Add this to your diet for a healthier heart, new study finds

Photo (c) Image Source - Getty Images

The anti-inflammatory properties in peanuts are good for long-term heart health

We all know that what we eat and drink can have significant impacts on our heart health. While alcohol has been proven to come with heart health risks, things like potassium or eggs have been found to come with heart health benefits. 

Now, researchers from the University of Barcelona have found that peanuts may be the next thing consumers – especially young adults – may want to consume to improve their heart health. A new study found that eating peanuts and peanut butter was linked with better heart health outcomes, including overall vascular health, inflammation, and atherosclerosis. 

“The bottom line finding is that peanuts can play an important role in promoting heart health by preventing atherosclerosis, reducing inflammation, and improving vascular health,” said Dr. Samara Sterling, research director for The Peanut Institute. “It’s encouraging because this is the first study of its kind to show this kind of protection in young people simply by eating peanuts.” 

One serving of peanuts can make a difference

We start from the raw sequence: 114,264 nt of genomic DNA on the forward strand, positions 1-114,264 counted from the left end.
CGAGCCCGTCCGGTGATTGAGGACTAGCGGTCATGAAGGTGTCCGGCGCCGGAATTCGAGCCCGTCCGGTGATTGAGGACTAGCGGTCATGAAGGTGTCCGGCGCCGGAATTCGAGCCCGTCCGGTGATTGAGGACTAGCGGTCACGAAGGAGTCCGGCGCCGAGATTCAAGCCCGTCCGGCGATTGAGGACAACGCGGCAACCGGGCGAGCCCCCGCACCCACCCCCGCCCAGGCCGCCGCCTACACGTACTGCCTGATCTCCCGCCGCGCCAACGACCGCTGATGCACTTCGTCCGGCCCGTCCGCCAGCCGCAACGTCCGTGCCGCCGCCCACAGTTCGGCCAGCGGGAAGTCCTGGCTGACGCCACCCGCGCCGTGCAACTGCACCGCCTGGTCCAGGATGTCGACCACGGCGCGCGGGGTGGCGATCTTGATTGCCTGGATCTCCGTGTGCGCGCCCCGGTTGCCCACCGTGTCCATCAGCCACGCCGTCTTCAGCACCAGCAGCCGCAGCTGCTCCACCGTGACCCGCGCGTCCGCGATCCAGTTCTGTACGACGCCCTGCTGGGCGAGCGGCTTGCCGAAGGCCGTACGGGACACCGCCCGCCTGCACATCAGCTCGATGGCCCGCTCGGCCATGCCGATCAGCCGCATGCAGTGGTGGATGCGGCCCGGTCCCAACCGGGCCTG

The study included 65 healthy adults between the ages of 18 and 33. The participants were divided into three groups. Over the course of six months, the groups either added 32 grams of peanut butter to their diets every day, 25 grams of skin-roasted peanuts, or 32 grams of butter. 

All three options equated to adding one serving of peanuts/peanut butter to their regular diets. For peanut butter, this is about two tablespoons, and for regular peanuts, this is equivalent to about a handful. 

At the end of the six months, the researchers looked to see whether specific biomarkers that are linked with different types of heart disease were affected by the increase in peanuts and peanut butter. Ultimately, the food was found to be effective at boosting heart health outcomes, and it serves as a frugal way for young adults to improve their heart health now and into the future. 

“There’s an urgent need to focus cardiovascular disease education and prevention efforts on young adults,” Sterling said. “The increases in high blood pressure and obesity are impacting the hearts of young people and leading to serious conditions that are usually seen in those who are decades older.” 

Aging-in-place? Find a modern medical alert system to ensure help is always near.